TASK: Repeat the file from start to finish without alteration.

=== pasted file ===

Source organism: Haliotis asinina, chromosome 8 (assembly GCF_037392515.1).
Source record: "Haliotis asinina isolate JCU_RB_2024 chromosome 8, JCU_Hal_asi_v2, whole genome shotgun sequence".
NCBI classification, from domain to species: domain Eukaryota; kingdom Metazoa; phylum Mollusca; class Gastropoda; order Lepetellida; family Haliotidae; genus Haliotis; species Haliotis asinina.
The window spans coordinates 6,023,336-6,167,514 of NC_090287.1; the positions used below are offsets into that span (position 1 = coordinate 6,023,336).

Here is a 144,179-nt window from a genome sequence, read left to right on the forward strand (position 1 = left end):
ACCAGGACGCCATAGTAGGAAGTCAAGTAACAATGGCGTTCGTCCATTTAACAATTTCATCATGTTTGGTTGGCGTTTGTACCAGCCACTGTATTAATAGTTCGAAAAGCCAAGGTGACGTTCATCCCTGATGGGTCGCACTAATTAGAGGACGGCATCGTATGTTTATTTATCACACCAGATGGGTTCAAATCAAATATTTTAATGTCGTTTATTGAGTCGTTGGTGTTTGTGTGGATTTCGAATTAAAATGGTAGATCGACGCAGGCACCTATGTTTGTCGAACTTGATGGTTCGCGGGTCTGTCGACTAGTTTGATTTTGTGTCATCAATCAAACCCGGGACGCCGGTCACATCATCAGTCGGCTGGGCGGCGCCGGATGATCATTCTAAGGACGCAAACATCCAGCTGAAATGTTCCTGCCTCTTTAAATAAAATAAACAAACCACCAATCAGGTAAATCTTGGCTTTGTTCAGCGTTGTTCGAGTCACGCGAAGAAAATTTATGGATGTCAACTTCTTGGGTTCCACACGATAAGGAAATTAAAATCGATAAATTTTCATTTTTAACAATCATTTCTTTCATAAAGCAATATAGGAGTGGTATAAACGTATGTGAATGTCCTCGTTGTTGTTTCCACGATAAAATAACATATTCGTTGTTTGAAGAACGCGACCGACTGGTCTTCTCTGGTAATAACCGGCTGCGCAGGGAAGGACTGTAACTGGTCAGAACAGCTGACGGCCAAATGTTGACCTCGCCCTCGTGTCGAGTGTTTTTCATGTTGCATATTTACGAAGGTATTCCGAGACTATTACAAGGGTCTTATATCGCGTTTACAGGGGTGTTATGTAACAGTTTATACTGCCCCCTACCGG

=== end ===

Source organism: Haliotis asinina, chromosome 8 (assembly GCF_037392515.1).
Source record: "Haliotis asinina isolate JCU_RB_2024 chromosome 8, JCU_Hal_asi_v2, whole genome shotgun sequence".
NCBI classification, from domain to species: domain Eukaryota; kingdom Metazoa; phylum Mollusca; class Gastropoda; order Lepetellida; family Haliotidae; genus Haliotis; species Haliotis asinina.
The window spans coordinates 6,023,336-6,167,514 of NC_090287.1; the positions used below are offsets into that span (position 1 = coordinate 6,023,336).

Here is a 144,179-nt window from a genome sequence, read left to right on the forward strand (position 1 = left end):
ACCAGGACGCCATAGTAGGAAGTCAAGTAACAATGGCGTTCGTCCATTTAACAATTTCATCATGTTTGGTTGGCGTTTGTACCAGCCACTGTATTAATAGTTCGAAAAGCCAAGGTGACGTTCATCCCTGATGGGTCGCACTAATTAGAGGACGGCATCGTATGTTTATTTATCACACCAGATGGGTTCAAATCAAATATTTTAATGTCGTTTATTGAGTCGTTGGTGTTTGTGTGGATTTCGAATTAAAATGGTAGATCGACGCAGGCACCTATGTTTGTCGAACTTGATGGTTCGCGGGTCTGTCGACTAGTTTGATTTTGTGTCATCAATCAAACCCGGGACGCCGGTCACATCATCAGTCGGCTGGGCGGCGCCGGATGATCATTCTAAGGACGCAAACATCCAGCTGAAATGTTCCTGCCTCTTTAAATAAAATAAACAAACCACCAATCAGGTAAATCTTGGCTTTGTTCAGCGTTGTTCGAGTCACGCGAAGAAAATTTATGGATGTCAACTTCTTGGGTTCCACACGATAAGGAAATTAAAATCGATAAATTTTCATTTTTAACAATCATTTCTTTCATAAAGCAATATAGGAGTGGTATAAACGTATGTGAATGTCCTCGTTGTTGTTTCCACGATAAAATAACATATTCGTTGTTTGAAGAACGCGACCGACTGGTCTTCTCTGGTAATAACCGGCTGCGCAGGGAAGGACTGTAACTGGTCAGAACAGCTGACGGCCAAATGTTGACCTCGCCCTCGTGTCGAGTGTTTTTCATGTTGCATATTTACGAAGGTATTCCGAGACTATTACAAGGGTCTTATATCGCGTTTACAGGGGTGTTATGTAACAGTTTATACTGCCCCCTACCGG